Usability and Users’ Health Issues in Systems Development — Attitudes and Perspectives

  • Åsa Cajander
  • Inger Boivie
  • Jan Gulliksen
Part of the Human-Computer Interaction Series book series (HCIS)


Poor usability and hence a stressful work situation is still a severe problem in computer-supported work, despite efforts to increase the focus on these issues. Consequently, Sweden has a high level of sick rates, particularly in the civil service sector, and some problems relating to inadequate IT systems with poor usability. In this chapter, we aim at understanding attitudes about and practices for integrating usability and users’ health issues in systems development. Quality in value—i.e. users’ well-being, productivity, and user satisfaction—is shaped by attitudes and perspectives underpinning discourse in systems development. These attitudes and perspectives are embedded in the methods, models, and representations used in systems development, as well as in discourse and action. In our qualitative study, data was collected through semistructured interviews with 127 informants, and in a case study of an ongoing project in one organization. During analysis of data, we identified problems with attitudes and perspectives about users and their work, such as the strong focus on automation, efficiency, and surveillance of work, which shaped the development of new technology and ultimately shapes the work situation of the user. Furthermore, we identified that the work of civil servants was frequently discussed in terms of simple steps and procedures that can be predefined and automated in accordance with clearly defined rules and regulations. Finally, we suggest user-centered design and field studies to address the problems and to improve the understanding of the users’ needs and work practices in development projects.


System Development Civil Servant Work Practice Work Situation User Representative 
These keywords were added by machine and not by the authors. This process is experimental and the keywords may be updated as the learning algorithm improves.


Unable to display preview. Download preview PDF.

Unable to display preview. Download preview PDF.


  1. Aarås, A., Horgen, G., & Ro, O. (2000). Work with the visual display unit: Health consequences. International Journal of Human-Computer Interaction, 12, 107–134.CrossRefGoogle Scholar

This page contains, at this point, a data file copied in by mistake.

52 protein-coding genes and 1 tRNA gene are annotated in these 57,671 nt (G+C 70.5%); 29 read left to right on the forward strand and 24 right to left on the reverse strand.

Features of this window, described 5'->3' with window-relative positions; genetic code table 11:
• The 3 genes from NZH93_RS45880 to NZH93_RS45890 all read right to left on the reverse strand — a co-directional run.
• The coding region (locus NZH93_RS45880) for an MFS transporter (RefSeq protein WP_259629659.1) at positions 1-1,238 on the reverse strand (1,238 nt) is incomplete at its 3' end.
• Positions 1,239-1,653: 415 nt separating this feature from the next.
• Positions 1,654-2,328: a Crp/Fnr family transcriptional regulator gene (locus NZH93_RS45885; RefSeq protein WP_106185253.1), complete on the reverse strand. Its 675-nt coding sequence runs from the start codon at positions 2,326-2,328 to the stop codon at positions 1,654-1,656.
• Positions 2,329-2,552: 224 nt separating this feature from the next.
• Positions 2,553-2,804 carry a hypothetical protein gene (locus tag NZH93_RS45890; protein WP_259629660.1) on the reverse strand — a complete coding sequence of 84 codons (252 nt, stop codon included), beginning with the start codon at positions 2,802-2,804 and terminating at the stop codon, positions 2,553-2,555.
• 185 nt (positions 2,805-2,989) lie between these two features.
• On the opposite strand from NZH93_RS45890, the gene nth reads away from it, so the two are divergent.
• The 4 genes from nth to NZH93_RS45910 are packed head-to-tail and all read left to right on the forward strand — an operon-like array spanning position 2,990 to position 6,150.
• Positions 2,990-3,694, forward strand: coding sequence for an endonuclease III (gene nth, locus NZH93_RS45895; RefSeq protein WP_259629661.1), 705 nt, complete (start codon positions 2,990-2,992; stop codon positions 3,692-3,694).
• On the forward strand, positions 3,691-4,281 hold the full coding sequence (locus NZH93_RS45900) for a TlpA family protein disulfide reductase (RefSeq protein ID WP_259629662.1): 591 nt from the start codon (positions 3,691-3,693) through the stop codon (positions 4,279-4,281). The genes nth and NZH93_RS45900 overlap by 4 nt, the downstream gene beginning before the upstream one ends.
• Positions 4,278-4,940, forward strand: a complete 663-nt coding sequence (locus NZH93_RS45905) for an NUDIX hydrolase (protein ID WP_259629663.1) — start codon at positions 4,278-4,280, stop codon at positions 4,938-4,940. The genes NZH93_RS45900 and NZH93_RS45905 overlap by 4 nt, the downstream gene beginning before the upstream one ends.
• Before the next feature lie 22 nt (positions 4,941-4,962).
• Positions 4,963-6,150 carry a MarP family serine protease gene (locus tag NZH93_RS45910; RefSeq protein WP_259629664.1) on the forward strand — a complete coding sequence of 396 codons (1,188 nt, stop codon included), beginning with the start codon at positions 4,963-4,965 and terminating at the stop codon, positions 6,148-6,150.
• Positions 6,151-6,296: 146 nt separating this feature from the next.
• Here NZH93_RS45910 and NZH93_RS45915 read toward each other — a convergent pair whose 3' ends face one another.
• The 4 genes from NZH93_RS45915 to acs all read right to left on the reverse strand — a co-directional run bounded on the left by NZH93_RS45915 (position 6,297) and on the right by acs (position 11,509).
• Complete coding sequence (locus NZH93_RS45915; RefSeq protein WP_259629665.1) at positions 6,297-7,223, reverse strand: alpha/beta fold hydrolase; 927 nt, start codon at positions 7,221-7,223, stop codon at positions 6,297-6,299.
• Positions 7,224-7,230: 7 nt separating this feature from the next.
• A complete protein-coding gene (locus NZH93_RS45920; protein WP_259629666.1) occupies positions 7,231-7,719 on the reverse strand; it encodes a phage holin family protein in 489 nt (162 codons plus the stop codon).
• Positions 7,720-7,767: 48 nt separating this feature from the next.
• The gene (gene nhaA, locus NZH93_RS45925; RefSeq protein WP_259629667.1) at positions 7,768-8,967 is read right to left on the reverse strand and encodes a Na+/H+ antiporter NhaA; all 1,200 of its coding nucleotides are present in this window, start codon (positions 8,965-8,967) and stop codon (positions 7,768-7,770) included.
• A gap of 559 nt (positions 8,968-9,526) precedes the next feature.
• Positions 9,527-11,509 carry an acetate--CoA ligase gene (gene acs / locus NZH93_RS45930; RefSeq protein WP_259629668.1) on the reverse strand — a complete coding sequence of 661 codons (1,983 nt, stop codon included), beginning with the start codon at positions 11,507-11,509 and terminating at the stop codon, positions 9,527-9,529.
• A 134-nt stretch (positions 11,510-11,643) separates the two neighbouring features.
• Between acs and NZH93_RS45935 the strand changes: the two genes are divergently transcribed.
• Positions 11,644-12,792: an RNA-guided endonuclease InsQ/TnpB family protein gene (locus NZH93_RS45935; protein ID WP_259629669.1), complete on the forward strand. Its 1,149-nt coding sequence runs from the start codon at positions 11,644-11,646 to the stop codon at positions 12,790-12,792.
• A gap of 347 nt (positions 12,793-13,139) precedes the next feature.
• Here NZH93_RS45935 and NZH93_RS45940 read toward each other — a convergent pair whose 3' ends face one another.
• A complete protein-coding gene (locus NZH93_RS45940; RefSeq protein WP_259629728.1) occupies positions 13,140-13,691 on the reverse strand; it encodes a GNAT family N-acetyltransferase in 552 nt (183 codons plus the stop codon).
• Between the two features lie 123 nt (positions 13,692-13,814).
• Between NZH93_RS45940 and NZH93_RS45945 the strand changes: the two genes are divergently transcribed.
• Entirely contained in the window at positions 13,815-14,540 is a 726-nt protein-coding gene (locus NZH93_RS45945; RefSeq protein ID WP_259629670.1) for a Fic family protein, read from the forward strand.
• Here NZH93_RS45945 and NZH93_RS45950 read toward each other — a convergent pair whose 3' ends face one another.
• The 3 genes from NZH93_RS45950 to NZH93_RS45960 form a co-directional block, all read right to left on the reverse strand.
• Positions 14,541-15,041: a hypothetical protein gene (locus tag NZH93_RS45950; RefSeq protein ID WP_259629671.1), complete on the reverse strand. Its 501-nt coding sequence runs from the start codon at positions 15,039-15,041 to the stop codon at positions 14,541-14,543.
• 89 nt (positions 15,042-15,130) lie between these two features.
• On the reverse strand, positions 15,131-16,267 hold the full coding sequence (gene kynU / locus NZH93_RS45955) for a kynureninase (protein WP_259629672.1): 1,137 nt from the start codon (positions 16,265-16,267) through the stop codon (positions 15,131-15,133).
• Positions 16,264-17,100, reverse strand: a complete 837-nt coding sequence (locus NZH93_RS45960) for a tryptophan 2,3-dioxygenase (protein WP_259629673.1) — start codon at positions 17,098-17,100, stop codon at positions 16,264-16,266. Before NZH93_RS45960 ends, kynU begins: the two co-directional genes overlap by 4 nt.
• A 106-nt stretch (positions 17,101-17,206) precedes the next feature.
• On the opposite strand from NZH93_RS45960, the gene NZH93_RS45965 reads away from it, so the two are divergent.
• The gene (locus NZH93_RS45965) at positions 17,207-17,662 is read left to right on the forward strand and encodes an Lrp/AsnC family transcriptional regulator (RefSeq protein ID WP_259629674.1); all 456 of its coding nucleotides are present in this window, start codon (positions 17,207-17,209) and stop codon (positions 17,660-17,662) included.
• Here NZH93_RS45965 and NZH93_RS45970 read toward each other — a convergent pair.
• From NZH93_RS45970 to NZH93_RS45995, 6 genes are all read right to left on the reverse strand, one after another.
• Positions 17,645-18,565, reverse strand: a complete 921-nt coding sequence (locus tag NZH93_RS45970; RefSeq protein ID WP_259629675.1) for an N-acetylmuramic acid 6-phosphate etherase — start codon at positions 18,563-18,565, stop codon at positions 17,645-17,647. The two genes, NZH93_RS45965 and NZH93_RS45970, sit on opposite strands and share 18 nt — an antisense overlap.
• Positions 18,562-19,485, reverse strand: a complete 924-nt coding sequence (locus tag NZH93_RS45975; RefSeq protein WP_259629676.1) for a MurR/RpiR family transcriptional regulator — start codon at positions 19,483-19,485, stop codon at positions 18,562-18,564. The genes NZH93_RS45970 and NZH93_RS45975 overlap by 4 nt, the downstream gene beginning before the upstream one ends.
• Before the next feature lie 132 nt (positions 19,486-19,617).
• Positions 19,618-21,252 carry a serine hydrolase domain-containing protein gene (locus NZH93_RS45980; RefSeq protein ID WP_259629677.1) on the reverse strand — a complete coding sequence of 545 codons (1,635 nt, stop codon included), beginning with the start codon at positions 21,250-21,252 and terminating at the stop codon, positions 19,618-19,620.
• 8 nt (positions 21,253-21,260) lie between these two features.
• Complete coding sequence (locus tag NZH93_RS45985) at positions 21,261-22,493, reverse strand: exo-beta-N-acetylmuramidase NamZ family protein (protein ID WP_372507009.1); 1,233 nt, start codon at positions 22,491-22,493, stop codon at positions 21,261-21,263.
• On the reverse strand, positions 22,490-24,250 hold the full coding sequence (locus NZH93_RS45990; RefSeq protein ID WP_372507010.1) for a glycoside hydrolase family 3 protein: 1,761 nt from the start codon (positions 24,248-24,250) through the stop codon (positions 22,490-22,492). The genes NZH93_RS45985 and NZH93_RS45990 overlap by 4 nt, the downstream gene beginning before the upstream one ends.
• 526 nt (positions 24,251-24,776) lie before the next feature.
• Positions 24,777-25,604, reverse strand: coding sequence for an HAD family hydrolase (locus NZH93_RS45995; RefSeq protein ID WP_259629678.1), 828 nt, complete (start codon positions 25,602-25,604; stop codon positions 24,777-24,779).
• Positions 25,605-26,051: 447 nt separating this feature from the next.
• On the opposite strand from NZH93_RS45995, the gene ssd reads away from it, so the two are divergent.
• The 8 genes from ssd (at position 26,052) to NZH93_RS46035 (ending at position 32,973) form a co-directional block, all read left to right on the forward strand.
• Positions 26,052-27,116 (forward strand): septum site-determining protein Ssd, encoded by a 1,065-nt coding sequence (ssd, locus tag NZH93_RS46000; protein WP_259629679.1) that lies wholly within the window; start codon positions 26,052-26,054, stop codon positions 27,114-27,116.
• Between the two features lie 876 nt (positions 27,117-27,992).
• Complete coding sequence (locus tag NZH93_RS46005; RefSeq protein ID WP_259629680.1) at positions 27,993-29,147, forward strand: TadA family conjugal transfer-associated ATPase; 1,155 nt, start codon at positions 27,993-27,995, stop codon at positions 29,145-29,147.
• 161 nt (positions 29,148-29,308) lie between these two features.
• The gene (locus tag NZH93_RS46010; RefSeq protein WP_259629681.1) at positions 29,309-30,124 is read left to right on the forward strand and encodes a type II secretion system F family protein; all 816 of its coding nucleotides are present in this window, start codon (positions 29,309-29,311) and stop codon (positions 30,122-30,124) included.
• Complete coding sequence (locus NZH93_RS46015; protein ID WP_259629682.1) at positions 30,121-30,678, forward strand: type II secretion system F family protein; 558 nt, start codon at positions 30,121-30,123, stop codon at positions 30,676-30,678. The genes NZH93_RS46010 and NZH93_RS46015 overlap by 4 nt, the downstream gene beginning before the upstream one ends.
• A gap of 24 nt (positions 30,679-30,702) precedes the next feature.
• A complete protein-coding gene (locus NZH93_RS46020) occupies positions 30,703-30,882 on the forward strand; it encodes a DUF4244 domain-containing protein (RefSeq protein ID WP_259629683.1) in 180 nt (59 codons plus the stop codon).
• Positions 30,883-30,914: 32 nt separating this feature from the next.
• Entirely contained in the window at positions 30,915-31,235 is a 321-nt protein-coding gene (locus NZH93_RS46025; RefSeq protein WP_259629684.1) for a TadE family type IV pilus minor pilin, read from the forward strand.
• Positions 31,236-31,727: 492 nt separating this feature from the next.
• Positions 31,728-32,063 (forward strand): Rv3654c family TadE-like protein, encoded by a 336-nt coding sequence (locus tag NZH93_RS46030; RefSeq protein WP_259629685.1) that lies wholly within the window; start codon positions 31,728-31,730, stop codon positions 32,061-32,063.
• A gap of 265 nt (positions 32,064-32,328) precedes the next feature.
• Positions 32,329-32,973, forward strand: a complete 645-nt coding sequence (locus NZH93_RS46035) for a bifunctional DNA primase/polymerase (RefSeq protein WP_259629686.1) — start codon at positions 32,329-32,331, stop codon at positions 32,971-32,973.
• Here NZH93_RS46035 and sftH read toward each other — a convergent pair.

2. åborg, C., & Billing, A. (2003). Health effects of ‘the Paperless Office’ – evaluations of the introduction of electronic document handling systems. Behaviour & Information Technology, 22, 389–396.CrossRefGoogle Scholar
  3. åborg, C., 2001, Electronic document handling – a longitudinal study on the effects on work environment and health. In Sandsjö, L., & Kadefors, R. (Eds.), Prevention of muscle disorders in computer users: scientific basis and recommendations (pp. 245–250). The 2nd Procid Symposium.Google Scholar
  4. åborg, C., Sandblad, B., Gulliksen, J., & Lif, M. (2003). Integrating work environment consideration into usability evaluation methods – the ADA approach. Interacting with Computers, 15, 453–471.CrossRefGoogle Scholar
  5. Aronsson, G., Dallner, M., & åborg, C. (1994). Winners and losers from computerisation. A study of the psychosocial work conditions and health of Swedish state employees. International Journal of Human-Computer Interaction, 6, 17–37.CrossRefGoogle Scholar
  6. Beath, C.M. & Orlikowski, W.J. (1994). The contradictory structure of systems development methodologies: deconstructing the IS-user relationship in information engineering. Information Systems Research, 5, 350–377.CrossRefGoogle Scholar
  7. Bergkvist, U. (1993). Health problems during work with visual display terminals. Arbete och Hälsa 1993:28. Stockholm, Sweden: Arbetslivsinstitutet.Google Scholar
  8. Beyer, H. & Holtzblatt, K. (1998). Contextual design – Defining customer-centered systems. San Francisco: Morgan Kaufmann.Google Scholar
  9. Boivie, I. (2003). Usability and usability and users’ health issues in systems development. Licentiate Theses. Uppsala, Sweden: Uppsala University.Google Scholar
  10. Boivie, I. (2005). A fine balance – Addressing usability and users’ needs in the development of IT systems for the workplace. Ph.D. dissertation. Uppsala, Sweden: Acta Universitatis Uppsaliensis.Google Scholar
  11. Boivie, I., Åborg, C., Persson, J. & Löfberg, M., (2003). Why usability gets lost or usability in in-house software development. Interacting with Computers, 15, 623–639.CrossRefGoogle Scholar
  12. Boivie, I., Blomkvist, S., Persson, J., & Åborg, C., (2003). Addressing users’ health issues in software development – an exploratory study. Behaviour & Information Technology, 22, 411–420.Google Scholar
  13. Boivie, I., Gulliksen, J., & Göransson, B. (2006). The lonesome cowboy – A study of the usability designer role in systems development. Interacting with Computers 18, 601–634.CrossRefGoogle Scholar
  14. Clegg, C., Axtell, C., Damodaran, L., Farbey, B., Hull, R., Lloyd-Jones, R., Nicholls, J., Sell, R., & Tomlinson, C. (1997). Information technology: a study of performance and the role of human and organizational factors. Ergonomics, 40, 851–871.CrossRefGoogle Scholar
  15. Eason, K., (1997). Understanding the organizational ramifications of implementing information technology systems. In Helander, M. Landauer, T.K. Prabhu, P. (Eds.), Handbook of Human-Computer Interaction (pp. 1475–1494). Amsterdam: Elsevier Science.Google Scholar